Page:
Kingdom, Power & Glory
A Kingdom Perspectiveby Dr. Chuck Missler
As the approach of a very literal Kingdom now looms on our horizon, it becomes increasingly urgent for all of us to fully apprehend the implications for our personal walk and priorities.
There is a figure of merit in optics regarding “resolving power.” If you look at a star with a cheap telescope, you will see a bright spot. If you look at that same star with very high-quality optics, you may discover that that ostensible spot is actually a double star. The ability of the higher quality of optics to resolve two things that are very close together—but separate—is a critical capability for the serious astronomer.
A similar need for precision can occur in language. Attempts to “harmonize” Scripture can often blur critical distinctions that escape all but the very diligent inquirer. An example of this is the erroneous perception that Luke 21 is the same presentation as the Olivet Discourse in Matthew 24 (and Mark 13).1
Another example is Matthew’s unique use of the term, “Kingdom of Heaven”. (He is the only Gospel writer that uses that term: Mark, Luke, and John use the term “Kingdom of God”.) Most commentators presume that these terms are synonymous. However, Matthew uses “Kingdom of Heaven” 33 times, but also uses “Kingdom of God” five times, even in adjacent verses, which indicates that these are not synonymous: he is using a more denotative term.
(In both Hebrew and German, the prepositions “of” and “from” are the same word. To speak of “Otto von Hapsburg” refers to the town he originates from, and subsequently becomes a family name.)
Matthew’s unique use of the term “Kingdom of Heaven” is a genitive of source (“Kingdom from Heaven”), rather than a genitive of apposition, and this is one of the pivotal insights that lifts the fog of ostensible synonymy with the more inclusive term, “Kingdom of God,” used by the other Gospel writers.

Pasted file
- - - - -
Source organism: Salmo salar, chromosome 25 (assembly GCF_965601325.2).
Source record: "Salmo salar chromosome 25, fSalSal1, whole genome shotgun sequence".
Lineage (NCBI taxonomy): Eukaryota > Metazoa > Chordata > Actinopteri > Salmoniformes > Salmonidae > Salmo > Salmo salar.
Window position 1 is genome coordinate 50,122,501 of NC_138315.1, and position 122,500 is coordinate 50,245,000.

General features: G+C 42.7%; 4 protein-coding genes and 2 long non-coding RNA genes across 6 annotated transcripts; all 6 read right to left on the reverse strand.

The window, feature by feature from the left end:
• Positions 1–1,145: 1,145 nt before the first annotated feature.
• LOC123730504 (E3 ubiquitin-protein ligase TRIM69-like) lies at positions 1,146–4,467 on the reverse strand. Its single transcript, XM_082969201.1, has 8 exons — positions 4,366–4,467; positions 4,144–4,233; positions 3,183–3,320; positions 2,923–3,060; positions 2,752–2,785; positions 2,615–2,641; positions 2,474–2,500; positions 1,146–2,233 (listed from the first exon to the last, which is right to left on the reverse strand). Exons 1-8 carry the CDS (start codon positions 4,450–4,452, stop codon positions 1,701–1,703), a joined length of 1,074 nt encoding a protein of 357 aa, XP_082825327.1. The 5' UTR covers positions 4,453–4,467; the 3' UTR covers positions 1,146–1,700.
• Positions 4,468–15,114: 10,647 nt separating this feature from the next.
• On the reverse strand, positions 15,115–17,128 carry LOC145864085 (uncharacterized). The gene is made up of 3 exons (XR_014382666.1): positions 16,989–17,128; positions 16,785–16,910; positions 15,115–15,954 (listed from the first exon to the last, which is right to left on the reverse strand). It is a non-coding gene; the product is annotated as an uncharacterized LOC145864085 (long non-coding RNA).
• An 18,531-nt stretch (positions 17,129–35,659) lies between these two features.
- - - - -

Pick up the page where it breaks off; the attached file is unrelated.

The object of the Kingdom of Heaven seems to be the establishment of the Kingdom of God on earth. It’s called the Kingdom of Heaven because of its rule over the earth. It will be centered in Jerusalem.
There are four unconditional covenants in the Scripture:
It is provocative to realize that each of these commitments by the God of the Universe has been, and continues to be, under deliberate and specific attack. The world in general—and the U.N., the E.U., and the current pagans in the corridors of power in Washington in particular—continue to attack the Abrahamic Covenant, and the nation of Israel, and this includes anti-Semitism in all of its forms.
The Land Covenant is, specifically, the primary target of Islam. It’s not the size of Israel that is their issue; it is the very existence of Israel in “their” land.
The post-modern church, with its Replacement Theology that ignores the passages outlining the ultimate destiny of Israel, dismisses the Davidic Covenant. Paul’s definitive statement of Christian theology, which we call the book of Romans, hammers away in three chapters—9, 10, and 11—that God is not finished with Israel and emphasizes its future restoration. The fulfillment of the Davidic Covenant—and its implications for Christians in our day—is the subject of this article.